The Kid is in the Hall.
Ken Griffey Jr. became the first player inducted into the National Baseball Hall of Fame as a Seattle Mariner on a sun-splashed Sunday afternoon before a near-record crowd of around 50,000 fans in Cooperstown, New York.
After being welcomed to the Hall of Fame by Jane Forbes Clark, chairman of the Baseball Hall of Fame, and having his plaque inscription read by Rob Manfred, commissioner of Major League Baseball, it was official. With such legends of the game as Sandy Koufax, Brooks Robinson, Johnny Bench and others looking on, Junior joined baseball immortality.
“I stand up here humbled and overwhelmed,” Griffey said. “The last couple months have been a blur. From the call from the Hall to the calls from all the Hall of Famers who are sitting here behind me, I can’t describe how that feels, but I can tell you that I was more nervous talking to them than I am now.”
Throughout a heartfelt 21-minute speech, Junior shared his love of the game, expressed his appreciation for playing on the same team as his father and thanked numerous family, friends and teammates as well as his countless fans in the Northwest and around the world.
“From the day I got drafted to my first at-bat in the Kingdome to the ‘95 playoffs to my first trip back to Seattle as a member of the Reds and then my return to Seattle in 2009 to my retirement in 2010, Seattle, Washington has been a big part of my life,” Griffey said. “There are so many great things that I could talk about, but we’d be here all day. I am going to leave you with one thing, out of my 22 years, I learned that only one team will treat you the best, and that’s your first team. I’m damn proud to be a Seattle Mariner.”
Junior became the first No. 1 overall draft pick to be elected to the Baseball Hall of Fame, and he did it in unmistakable style. He earned 99.3 percent of the vote from the Baseball Writers’ Association of America in January, the highest percentage of any Hall Famer, surpassing Tom Seaver’s previous record of 98.8 percent in 1992.
Over 22 years in the Majors, Griffey batted .284 while amassing 2,781 hits, 630 home runs and 1,836 RBI. His many awards include the 1997 American League Most Valuable Player award, 13 All-Star Game selections, 10 Gold Glove Awards and 7 Silver Sluggers. He won MVP honors for the 1992 Midsummer Classic, led the AL in homers 4 times, claimed the Home Run Derby crown 3 times and was the youngest player at 29-years-old to be named to MLB’s All-Century Team in 1999.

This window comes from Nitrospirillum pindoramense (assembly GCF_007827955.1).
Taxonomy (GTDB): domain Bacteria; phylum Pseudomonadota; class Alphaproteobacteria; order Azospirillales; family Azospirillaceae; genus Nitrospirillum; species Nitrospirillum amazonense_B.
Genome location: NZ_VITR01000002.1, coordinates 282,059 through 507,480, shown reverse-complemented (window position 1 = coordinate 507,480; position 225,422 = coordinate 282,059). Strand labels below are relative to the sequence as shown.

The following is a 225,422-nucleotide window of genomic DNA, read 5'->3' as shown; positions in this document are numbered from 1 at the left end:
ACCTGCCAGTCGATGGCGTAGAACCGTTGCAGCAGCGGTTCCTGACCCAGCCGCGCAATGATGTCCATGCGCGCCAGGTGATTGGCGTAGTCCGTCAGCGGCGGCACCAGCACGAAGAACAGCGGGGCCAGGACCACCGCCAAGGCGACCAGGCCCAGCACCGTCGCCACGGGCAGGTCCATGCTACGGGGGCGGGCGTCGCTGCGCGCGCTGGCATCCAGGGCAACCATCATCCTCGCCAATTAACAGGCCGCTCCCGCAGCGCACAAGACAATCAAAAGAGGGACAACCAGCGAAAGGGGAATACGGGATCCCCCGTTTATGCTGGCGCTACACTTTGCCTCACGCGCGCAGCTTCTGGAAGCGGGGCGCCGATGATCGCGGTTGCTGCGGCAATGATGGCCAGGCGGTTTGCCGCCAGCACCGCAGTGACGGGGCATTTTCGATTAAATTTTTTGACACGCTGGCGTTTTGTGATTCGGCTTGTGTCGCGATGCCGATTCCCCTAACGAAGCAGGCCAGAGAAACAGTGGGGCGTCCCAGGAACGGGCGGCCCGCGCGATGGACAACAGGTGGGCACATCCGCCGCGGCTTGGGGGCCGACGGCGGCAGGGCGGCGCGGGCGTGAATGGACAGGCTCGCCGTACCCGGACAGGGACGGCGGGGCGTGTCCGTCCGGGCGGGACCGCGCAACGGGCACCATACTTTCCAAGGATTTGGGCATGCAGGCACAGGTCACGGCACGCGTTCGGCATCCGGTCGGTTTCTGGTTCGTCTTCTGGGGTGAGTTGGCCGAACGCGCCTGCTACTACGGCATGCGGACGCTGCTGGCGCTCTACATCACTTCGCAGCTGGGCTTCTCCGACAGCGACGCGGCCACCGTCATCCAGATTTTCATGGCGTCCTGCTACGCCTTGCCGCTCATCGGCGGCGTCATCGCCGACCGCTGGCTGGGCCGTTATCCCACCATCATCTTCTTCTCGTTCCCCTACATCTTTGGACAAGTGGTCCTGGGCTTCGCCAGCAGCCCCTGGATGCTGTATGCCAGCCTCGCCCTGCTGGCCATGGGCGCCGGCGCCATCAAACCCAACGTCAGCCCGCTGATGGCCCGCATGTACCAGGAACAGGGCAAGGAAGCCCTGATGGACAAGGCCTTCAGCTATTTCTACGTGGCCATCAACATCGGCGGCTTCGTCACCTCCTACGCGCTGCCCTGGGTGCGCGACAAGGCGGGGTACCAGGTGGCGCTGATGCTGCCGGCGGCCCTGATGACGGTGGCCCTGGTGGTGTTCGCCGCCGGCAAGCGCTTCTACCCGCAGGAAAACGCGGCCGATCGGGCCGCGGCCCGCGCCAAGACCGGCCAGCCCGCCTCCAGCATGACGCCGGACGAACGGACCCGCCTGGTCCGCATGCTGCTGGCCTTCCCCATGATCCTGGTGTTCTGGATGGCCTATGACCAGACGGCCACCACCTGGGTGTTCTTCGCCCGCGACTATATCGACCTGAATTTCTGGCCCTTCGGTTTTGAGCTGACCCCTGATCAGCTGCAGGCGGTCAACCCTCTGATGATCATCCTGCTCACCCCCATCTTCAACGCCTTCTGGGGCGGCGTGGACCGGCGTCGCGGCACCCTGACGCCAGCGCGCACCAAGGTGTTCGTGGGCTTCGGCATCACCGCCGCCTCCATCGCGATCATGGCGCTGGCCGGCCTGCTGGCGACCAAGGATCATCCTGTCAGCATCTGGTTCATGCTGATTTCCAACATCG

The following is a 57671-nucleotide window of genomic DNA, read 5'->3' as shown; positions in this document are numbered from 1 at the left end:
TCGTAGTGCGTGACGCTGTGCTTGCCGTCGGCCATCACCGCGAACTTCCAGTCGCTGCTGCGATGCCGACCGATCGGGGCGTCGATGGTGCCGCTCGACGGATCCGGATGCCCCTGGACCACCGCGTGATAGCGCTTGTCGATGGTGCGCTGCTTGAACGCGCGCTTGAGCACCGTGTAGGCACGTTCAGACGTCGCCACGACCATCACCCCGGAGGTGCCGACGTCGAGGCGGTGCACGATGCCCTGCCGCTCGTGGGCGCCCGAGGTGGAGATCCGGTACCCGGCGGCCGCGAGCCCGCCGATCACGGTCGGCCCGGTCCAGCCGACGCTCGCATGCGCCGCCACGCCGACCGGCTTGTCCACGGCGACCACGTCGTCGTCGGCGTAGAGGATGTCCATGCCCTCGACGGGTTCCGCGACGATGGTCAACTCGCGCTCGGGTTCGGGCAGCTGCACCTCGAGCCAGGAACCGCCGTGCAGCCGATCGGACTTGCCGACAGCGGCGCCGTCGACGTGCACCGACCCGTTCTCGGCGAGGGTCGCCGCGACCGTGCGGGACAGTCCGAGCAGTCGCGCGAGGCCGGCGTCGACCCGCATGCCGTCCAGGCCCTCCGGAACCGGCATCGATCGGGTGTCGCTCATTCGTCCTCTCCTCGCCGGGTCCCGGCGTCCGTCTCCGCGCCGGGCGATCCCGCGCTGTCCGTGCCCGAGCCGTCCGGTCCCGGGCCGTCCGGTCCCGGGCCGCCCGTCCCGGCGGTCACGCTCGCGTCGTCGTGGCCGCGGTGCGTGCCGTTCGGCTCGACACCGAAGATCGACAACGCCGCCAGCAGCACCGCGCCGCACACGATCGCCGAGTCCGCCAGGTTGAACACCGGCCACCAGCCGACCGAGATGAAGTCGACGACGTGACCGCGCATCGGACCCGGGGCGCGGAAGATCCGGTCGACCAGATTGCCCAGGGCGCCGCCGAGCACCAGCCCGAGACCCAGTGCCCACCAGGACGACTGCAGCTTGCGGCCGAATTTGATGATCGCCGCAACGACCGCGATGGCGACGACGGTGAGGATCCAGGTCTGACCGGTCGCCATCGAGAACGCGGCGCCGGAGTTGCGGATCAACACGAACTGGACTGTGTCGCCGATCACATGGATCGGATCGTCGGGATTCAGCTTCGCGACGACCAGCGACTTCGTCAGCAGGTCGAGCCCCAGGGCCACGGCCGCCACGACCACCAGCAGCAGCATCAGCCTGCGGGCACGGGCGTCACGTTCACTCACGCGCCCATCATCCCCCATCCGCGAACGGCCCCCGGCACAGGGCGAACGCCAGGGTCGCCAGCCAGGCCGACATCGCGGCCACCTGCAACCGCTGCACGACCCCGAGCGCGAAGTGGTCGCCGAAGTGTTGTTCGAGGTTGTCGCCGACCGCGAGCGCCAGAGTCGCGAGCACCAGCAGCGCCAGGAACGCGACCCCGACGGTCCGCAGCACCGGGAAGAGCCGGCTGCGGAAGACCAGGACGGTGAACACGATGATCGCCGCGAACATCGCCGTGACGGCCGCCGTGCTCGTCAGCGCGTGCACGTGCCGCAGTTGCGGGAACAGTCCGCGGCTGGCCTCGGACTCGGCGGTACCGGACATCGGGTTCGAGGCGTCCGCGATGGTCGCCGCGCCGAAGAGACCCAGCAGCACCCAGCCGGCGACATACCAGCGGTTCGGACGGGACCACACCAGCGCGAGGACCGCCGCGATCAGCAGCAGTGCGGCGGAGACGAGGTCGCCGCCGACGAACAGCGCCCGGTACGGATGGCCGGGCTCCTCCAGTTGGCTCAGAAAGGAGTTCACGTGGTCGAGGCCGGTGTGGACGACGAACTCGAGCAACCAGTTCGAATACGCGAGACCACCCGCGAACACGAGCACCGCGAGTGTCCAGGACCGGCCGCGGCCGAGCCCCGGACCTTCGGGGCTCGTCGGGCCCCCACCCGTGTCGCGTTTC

“I’d now like to thank the Seattle Mariners organization for taking a chance on a 17-year-old kid and allowing him to continue to play this great game of baseball,” Griffey said in his opening remarks.
Early in his speech, it was apparent just how much his family means to Griffey, as he thanked each member of his family individually. He talked about the special bond he shared with his father on the playing field.
“To my dad, who taught me how to play this game,” Griffey said. “But more importantly, he taught me how to be a man, how to work hard, how to look yourself in the mirror each and every day and not to worry about what other people are doing. See, baseball didn’t come easy for him…he made a decision to play baseball to provide for his family, because that’s what men do. I love you for that.”
“I’d also to thank the families and friends and thousands of baseball fans who traveled all over the country,” Griffey said.
In a press conference following the induction ceremony, Griffey commented again on what the people of Seattle means to him, as well as the significance of the city to his family.
“I spent 13 years there,” Griffey said. “I met my wife there. Trey and Taryn were born there. I have so many friends who still live there…They have such a warm heart. There’s not a mean spirit. People care about each other…They’re just down-to-earth people who care about their sports and care more about the person.”
Griffey’s love for the game of baseball was evident throughout his 22-year career. His infectious smile and charismatic swagger, while being one of the best all-around players of his time, gained fans around the world and drew the next generation of stars to the game.
“I got to play this game for 22 years, and I wouldn’t trade it for anything,” Griffey said.
Many of Junior’s former teammates were also on hand in Cooperstown, including Alvin Davis, Jay Buhner, Edgar Martinez, Jamie Moyer, Dan Wilson and Dave Valle.
“He was the greatest teammate I ever had, a guy that gave you everything on the field and a guy that spoke the truth even though you didn’t want to hear it,” Griffey said of Buhner. “I love you for that.”
“I want to thank my family, my friends, the fans, the Reds, the White Sox and the Mariners for making this kid’s dream come true,” Griffey said.
Scenes from Cooperstown